This is a big one and goes hand-in-hand with era-appropriate imagery. If you are illustrating a greeting card featuring a woman talking on a phone and it’s supposed to be a 1950s-era housewife, she’d probably not be on a touch-tone phone or a cordless phone, seeing as they didn’t exist at the time. Instead, she’d use a rotary phone like the vector illustration below.
While anachronisms can be filed under “artist’s license” for whether or not they fit into a design, if your client is expecting something to only feature technology of a certain era (such as the retro kitchen from the beginning of this article), then including a microwave, which wasn’t really in households across America until the late 1960s, would be a huge mistake. Even if it seems silly, knowing what sort of technology has its place in history can be a boost to your design work.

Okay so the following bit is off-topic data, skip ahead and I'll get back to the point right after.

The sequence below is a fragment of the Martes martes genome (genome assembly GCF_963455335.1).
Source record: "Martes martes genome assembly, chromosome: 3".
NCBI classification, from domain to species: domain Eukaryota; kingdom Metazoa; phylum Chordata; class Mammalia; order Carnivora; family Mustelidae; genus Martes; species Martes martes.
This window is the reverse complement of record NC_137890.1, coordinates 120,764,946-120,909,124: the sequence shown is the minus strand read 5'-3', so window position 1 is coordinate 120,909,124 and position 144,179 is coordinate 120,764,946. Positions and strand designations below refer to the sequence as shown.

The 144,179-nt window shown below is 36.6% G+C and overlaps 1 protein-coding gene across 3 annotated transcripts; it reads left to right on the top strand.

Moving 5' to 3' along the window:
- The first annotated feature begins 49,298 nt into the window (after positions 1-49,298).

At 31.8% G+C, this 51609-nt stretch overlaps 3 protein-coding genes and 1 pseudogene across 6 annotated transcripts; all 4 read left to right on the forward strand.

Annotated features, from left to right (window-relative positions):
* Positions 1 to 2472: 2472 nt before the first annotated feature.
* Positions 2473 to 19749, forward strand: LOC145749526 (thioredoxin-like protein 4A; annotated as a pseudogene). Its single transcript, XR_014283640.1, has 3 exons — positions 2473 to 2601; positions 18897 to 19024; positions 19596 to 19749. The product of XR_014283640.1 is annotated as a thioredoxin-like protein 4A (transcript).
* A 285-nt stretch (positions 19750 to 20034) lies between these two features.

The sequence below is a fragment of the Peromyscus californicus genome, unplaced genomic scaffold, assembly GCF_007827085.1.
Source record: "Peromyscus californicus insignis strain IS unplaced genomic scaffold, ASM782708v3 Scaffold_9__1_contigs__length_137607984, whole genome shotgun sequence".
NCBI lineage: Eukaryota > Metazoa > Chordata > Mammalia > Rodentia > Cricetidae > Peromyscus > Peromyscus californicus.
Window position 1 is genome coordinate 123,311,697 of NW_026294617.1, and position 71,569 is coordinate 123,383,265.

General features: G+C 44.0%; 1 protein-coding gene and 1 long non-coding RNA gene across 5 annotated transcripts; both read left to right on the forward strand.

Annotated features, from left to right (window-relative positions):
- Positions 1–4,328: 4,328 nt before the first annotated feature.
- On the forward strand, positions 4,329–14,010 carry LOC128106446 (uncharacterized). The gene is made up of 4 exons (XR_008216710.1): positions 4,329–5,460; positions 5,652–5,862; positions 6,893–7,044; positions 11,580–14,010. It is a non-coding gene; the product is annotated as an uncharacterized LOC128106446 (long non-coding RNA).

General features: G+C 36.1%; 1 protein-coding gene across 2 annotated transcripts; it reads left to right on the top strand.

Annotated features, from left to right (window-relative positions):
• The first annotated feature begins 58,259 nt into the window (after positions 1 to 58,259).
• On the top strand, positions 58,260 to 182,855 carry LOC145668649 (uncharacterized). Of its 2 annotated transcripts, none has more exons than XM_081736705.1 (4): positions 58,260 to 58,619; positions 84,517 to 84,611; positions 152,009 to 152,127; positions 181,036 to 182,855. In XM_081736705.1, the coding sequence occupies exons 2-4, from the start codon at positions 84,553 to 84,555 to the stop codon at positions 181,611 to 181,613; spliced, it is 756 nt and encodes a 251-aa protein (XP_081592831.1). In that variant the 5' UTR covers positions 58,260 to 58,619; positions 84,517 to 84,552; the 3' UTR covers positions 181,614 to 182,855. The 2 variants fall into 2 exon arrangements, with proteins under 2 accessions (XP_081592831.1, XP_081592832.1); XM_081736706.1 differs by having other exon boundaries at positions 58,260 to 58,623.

9. Dress and Style Hair for the Decade
While it may be difficult to pinpoint the hairstyles that will define our current decade (we’re just too close to it), when you look back it’s likely certain styles will pop out to you. Hair can make or break an illustration or design in keeping it rooted in the era you’re trying to set your work.
In the case of women’s hair in the 1950s, think of victory rolls, tight coifs, ponytails, and cute flipped hair (we’re not yet in Hairspray territory, but we’re getting there). Hair in the 1950s is thought of as being “put together”.
Men wore short hair with pomade or other control substances. Think of James Dean and Elvis Presley with their pompadours or how popular a conservative side-part was. Illustrating an asymmetrical bob or crimped, 80s hair would look incredibly out of place unless you were drawing some fantastic time travelers.
Then we come to clothes! Clothing combines a good deal of the previous tips: colors, patterns, shapes, hair, and imagery. From the cut of a dress or suit to the materials it’s made of, clothing can make or break a design in placing it in the appropriate context.